Photo: Rupert Murdoch: Credit: Justin Tallis / AFP Getty Images
The Rupert Murdoch apology tour continued Thursday with the News Corp. chief executive again telling British lawmakers that he was sorry about the phone-hacking scandal at the media giant's tabloids.
“I failed. And I’m very sorry about that,” the 81-year-old media mogul told a British judicial inquiry on media ethics inaugurated after revelations of phone hacking by the now-closed News of the World. “It’s going to be a blot on my reputation for the rest of my life,” Murdoch said.
While acknowledging that as head of the company the buck stops with him, Murdoch also continued to deflect blame for the fiasco which sparked three separate criminal investigations, the firing of top executives and dozens of arrests.
Murdoch, whose son James had oversight of the tabloids during much of the wrongdoing, said staffers at the paper had kept him out of the loop. James Murdoch has made similar claims.
“There’s no question in my mind that maybe even the editor, but certainly beyond that -- someone took charge of a cover-up -- which we were victim to and I regret,” Murdoch said.
For more on Murdoch's testimony, please see our story in World Now.
Photo: Anja Murphy returns videos to a Redbox kiosk in an Albertsons supermarket in Santa Monica. Credit: Lawrence K. Ho / Los Angeles Times
Apparently nobody told Redbox's customers that the DVD is dead. First-quarter revenue for the movie-rental company surged 39% to $502.9 million, and its operating income increased 222% to $76.4 million, Redbox's parent company Coinstar Inc. said in financial results released Thursday.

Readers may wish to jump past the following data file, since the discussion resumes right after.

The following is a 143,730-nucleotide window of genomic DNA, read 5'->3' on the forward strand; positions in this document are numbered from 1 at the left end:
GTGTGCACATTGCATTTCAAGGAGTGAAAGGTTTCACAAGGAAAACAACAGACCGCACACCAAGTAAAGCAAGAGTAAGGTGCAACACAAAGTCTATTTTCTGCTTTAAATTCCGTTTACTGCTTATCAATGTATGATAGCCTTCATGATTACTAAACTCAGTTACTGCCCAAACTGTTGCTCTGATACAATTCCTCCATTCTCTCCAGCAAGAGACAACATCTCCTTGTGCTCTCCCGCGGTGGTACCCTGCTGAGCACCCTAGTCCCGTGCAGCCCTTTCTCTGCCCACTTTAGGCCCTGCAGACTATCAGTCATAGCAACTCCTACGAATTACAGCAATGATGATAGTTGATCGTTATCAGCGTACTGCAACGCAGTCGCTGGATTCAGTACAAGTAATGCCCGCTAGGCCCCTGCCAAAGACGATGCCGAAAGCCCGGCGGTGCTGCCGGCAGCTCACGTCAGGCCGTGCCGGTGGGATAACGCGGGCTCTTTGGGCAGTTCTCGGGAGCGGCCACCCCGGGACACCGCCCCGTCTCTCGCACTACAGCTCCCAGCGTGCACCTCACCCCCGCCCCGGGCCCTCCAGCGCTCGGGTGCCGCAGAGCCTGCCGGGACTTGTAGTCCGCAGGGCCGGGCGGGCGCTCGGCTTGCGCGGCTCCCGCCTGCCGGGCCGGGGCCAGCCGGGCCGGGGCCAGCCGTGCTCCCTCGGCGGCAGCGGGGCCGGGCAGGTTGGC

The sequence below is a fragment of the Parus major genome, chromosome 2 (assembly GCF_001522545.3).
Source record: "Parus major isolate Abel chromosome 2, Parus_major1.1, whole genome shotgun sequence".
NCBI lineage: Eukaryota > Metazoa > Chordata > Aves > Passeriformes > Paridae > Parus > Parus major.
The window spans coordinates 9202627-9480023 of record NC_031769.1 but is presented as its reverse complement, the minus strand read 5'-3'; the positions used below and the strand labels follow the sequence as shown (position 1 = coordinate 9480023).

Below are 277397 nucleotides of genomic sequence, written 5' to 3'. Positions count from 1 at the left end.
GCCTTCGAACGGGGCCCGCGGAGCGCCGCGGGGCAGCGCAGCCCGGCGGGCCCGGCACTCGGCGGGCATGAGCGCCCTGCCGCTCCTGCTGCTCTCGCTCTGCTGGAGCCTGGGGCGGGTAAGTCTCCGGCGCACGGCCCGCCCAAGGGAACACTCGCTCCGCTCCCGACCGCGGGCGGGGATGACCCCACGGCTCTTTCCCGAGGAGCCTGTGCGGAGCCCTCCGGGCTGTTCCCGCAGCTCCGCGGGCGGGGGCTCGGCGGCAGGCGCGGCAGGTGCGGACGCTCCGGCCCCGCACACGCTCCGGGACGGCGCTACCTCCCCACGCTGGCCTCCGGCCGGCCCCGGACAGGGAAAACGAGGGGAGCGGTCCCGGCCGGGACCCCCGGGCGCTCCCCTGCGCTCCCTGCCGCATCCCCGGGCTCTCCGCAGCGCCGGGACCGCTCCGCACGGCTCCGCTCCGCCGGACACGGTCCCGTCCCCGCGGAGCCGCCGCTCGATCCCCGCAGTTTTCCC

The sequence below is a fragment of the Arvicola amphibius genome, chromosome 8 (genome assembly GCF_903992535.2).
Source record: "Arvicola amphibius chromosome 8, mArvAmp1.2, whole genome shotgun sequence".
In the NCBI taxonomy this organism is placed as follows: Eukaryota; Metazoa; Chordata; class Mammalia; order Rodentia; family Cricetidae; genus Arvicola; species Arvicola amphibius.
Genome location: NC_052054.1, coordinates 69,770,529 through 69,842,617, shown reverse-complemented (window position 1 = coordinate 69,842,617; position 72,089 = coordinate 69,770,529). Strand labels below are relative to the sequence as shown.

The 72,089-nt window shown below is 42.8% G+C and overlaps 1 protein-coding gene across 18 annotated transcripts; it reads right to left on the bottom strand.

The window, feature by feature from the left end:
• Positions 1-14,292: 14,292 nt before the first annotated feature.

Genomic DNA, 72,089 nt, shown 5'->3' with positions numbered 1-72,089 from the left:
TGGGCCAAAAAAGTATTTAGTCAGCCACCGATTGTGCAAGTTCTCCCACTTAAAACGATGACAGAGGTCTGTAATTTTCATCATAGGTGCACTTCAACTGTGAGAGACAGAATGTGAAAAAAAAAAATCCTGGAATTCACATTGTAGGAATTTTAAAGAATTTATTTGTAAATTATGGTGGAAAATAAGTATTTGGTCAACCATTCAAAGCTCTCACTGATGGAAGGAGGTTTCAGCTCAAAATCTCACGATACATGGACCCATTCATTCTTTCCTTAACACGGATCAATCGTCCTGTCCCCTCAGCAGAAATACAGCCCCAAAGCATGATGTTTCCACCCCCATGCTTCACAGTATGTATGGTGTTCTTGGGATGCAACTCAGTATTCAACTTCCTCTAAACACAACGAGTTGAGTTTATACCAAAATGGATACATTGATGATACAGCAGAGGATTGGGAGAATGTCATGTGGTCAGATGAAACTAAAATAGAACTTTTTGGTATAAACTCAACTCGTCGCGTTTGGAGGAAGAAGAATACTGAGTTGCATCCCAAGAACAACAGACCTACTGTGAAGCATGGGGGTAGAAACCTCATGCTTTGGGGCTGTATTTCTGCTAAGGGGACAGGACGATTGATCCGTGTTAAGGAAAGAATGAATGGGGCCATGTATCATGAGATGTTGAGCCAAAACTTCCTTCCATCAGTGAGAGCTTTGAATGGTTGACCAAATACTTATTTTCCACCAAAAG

Coinstar said April 12 that its first-quarter performance would be better than projected thanks in large part to growth at Redbox, but it didn't specify just how well the subsidiary, which operates 36,800 DVD kiosks, would do. (The kiosks also carry Blu-ray discs and video games.)
Photo: Hulu Chief Executive Jason Kilar at the company's Santa Monica headquarters in July 2010. Credit: Gary Friedman / Los Angeles Times
Big studios increase stake and interests in Hulu. Providence Equity Partners is selling its stake in online video service Hulu for about $200 million, according to people familiar with the situation.
The move, first reported by Bloomberg News, is expected to give at least two of Hulu's media company owners -- News Corp. and Walt Disney Co. -- a greater ownership stake in the rapidly growing online service.
The 5-year-old service now has more than 2 million paid subscribers to its Hulu Plus offering, and about 38 million visitors a month to its free site, which offers catch-up episodes of such popular television shows as "Glee," "Revenge," "The Daily Show with Jon Stewart," and "Late Night with Jimmy Fallon."
The buy-out of the private equity firm would resolve some of the tensions that have been simmering for more a year. The stakeholders have long argued about Hulu's direction, priorities and monetization strategy. Nine months ago, the partners considered selling Hulu, but the media companies opted not to shed the venture because they did not want to lose control of the online distribution of their valuable content.